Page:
It seems as though sproutsÂ have been “sprouting” up everywhere.Â Hold your groans, please.Â Hear me out.Â They’re delicious.
I don’t mean alfalfa sprouts, although those are the ones you are probably most familiar with.Â Those are old news, people.Â They pale in comparison to the other kind of sprouts I’ve discovered–if only for the novelty.Â I first saw onion sprouts on my best friendÂ B’s sandwich.Â She explained that you could get cheap lunch meat at the supermarket but dress it up with some onion sprouts and it makes the whole sandwich taste better.Â What a steal, guys.Â What a steal.Â What’s more, you don’t even have to chop up a friggin’ onion.Â I’m sure you agree what a pain it is to chop upÂ onions.
I was sold.Â Onion sprouts are mighty tasty.Â And spicy, with a little taste of greenery mixed in.Â I have yet to try the broccoli kind, but I like eating broccoli itself so much I doubt I’ll go there–but the onion variety has me as a believer.Â I have yet to try other kinds of sprouts, but I’ve heard there’s a plethora of varieties to try.Â Exciting.
There was evenÂ a pleasant surprise in my sushi combination I ordered for lunch, today.Â I found onion sprouts on top of the shredded daikon radish garnish.Â Which reminds me that I need to stop by the grocery store and buy some onion sprouts.Â Time to get on the food trend train, guys.Â I plan on adding them to salads, to sandwiches … I have heard of the broccoli sprouts being added to guacamole dip.Â Â Sprouts are extremelyÂ nutritious, too:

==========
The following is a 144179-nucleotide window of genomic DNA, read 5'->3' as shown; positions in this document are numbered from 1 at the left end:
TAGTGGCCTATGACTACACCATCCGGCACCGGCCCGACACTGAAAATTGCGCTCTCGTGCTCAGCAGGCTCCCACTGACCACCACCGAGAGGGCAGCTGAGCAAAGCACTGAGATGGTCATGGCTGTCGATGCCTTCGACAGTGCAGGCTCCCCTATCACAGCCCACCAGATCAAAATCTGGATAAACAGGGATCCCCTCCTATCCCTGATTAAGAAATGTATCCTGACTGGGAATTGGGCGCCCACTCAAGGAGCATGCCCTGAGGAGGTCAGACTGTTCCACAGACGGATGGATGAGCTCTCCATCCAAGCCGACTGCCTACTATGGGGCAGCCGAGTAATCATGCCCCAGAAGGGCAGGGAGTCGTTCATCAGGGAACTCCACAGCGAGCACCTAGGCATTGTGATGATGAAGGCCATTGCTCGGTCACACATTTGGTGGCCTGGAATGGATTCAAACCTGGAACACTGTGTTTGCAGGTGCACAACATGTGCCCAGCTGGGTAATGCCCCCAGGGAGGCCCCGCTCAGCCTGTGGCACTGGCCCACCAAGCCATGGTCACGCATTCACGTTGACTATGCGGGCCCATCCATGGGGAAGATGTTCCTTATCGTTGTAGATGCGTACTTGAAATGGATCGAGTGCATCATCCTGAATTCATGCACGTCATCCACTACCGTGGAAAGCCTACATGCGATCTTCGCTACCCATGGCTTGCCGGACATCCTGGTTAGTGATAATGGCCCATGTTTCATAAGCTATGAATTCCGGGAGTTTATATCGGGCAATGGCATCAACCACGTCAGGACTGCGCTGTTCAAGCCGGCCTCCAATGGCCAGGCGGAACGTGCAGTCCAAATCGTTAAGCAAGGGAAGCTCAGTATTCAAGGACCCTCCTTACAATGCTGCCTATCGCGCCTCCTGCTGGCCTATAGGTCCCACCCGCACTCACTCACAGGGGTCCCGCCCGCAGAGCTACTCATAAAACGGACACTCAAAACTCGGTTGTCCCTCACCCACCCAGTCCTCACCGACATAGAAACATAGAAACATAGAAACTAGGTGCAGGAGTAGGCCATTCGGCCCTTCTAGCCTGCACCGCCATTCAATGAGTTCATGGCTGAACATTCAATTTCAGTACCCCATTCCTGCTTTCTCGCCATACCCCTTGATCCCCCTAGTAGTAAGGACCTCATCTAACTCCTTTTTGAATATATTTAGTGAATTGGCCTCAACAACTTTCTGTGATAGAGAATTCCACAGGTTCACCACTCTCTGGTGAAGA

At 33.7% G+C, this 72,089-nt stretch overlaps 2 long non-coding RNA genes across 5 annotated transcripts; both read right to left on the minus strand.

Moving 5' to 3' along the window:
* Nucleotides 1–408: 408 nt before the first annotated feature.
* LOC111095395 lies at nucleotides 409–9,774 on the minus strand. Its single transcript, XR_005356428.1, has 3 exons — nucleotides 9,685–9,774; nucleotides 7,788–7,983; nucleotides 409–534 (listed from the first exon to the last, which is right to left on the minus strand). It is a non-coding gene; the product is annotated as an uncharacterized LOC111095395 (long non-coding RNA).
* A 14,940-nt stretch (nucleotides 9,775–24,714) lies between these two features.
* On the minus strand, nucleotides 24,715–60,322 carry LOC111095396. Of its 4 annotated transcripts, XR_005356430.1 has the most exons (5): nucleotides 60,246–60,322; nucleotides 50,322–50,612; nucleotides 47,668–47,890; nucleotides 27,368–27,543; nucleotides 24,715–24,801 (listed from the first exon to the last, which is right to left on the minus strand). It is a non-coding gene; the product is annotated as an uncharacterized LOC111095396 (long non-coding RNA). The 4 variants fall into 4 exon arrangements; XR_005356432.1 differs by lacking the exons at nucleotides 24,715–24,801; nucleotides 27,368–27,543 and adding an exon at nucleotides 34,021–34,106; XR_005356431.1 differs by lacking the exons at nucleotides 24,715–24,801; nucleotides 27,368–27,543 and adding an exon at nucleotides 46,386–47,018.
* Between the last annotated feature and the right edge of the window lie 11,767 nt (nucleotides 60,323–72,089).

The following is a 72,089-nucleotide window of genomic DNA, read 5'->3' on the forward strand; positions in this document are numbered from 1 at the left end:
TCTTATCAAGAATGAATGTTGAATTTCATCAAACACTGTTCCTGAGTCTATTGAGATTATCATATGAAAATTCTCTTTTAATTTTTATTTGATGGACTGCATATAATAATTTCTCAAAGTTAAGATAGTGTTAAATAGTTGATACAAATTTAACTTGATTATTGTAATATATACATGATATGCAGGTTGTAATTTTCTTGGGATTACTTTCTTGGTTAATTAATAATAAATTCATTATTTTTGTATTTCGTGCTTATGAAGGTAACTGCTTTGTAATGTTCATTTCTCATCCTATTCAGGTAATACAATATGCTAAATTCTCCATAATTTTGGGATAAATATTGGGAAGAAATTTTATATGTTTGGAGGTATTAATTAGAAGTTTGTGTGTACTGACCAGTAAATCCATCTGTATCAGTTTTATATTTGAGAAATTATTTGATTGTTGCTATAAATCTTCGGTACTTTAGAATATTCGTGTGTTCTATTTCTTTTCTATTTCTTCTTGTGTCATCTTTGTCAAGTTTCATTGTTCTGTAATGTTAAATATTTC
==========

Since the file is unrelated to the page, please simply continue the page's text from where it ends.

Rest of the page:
“Sprouts are the most reliable year-round source of vitamin C, beta-carotene, and many B vitamins (such as folacin). Sprouting seeds, grains, and legumes greatly increases their content of those vitamins. For example, the vitamin A content (per calorie) of sprouted Mung beans is two-and-a-half times higher than the dry bean, and some beans have more than eight times more vitamin A after being sprouted. Sprouts preserve our body’s enzymes, which is extremely important. Sprouted beans, grains, nuts, and seeds are extremely easy to digest. Sprouting essentially pre-digests the food for us by breaking down the concentrated starch into simpler carbohydrates and the protein into free amino acids, so our own enzymes don’t have to work so hard. Sprouting also removes anti-nutrients such as enzyme inhibitors, and that makes sprouts even easier to digest, further sparing enzymes. Another anti-nutrient is phytates, which is what stops some people from enjoying grains such as wheat. Many people who can’t eat unsprouted wheat find they can eat all the sprouted wheat they want with no problem.”
Hope everyone has a great weekend.
Sprout Nutrition Facts – isga-sprouts.org